Over the next year or so, this space will provide a monthly guest perspective on various aspects of regulatory compliance from the leading information security companies that make up our CSIA's membership. For our inaugural column, I'd like to focus on the need for Congressional action on data security.
I recently read an excellent study about the impact of security and privacy on brand reputation and customer loyalty. I was looking for some solid analytical data to prove my strong belief that security can be a "competitive advantage or differentiator." This study, "Secure the Trust of Your Brand," published by The CMO [chief marketing officer] Council, corroborates my convictions regarding the importance of security. It is worth downloading and showing all executives (www.cmocouncil.org).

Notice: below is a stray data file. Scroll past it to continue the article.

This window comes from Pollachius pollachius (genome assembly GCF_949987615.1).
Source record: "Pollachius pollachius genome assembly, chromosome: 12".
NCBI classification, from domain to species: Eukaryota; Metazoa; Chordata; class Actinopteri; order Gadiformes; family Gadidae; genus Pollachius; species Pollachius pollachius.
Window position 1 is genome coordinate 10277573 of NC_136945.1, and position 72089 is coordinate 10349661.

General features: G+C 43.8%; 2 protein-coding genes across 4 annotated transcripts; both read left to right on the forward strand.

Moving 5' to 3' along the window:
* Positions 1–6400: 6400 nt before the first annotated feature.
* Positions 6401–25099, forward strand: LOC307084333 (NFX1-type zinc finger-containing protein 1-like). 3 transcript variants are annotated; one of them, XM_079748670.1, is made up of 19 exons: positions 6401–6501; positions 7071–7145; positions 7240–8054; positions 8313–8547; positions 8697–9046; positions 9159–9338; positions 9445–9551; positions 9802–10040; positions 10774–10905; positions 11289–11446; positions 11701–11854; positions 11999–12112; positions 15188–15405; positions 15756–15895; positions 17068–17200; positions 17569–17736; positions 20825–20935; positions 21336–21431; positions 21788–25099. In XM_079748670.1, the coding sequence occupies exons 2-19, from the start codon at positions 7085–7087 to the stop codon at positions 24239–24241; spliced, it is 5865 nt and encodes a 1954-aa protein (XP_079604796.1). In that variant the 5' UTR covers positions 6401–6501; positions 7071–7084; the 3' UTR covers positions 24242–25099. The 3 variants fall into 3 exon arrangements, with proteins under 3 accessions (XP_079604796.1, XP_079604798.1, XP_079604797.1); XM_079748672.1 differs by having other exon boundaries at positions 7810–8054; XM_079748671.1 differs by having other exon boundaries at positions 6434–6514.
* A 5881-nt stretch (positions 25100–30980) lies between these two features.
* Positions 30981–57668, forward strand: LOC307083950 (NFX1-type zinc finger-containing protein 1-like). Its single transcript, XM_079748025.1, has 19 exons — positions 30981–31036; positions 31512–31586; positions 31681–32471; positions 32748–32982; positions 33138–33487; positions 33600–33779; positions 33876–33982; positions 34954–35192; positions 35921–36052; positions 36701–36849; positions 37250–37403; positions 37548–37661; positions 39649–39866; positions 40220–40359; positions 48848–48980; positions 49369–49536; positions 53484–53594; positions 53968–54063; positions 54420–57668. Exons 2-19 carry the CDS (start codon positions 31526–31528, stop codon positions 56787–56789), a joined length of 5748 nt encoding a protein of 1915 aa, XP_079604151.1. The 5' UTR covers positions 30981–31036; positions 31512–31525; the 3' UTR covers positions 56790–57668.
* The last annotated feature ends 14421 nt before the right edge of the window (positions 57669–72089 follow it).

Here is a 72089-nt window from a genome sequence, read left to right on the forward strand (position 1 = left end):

IT security has the potential to impact a business at every level. Few other business areas, if any, have the potential to damage customer relations, disrupt supplier dealings, lower employee productivity, lose revenue and even lead to the arrest of the CEO.
Compliance is a moving target, especially when it comes to Sarbanes-Oxley and personal data protection. Technologies change, companies grow, systems evolve and compliance programs must take these changes into account to remain effective. It is important to remember that it is not the design of the compliance program that counts, but its ability to meet its overall goal, whether it's accuracy in financial reporting or protection of customers' personal information.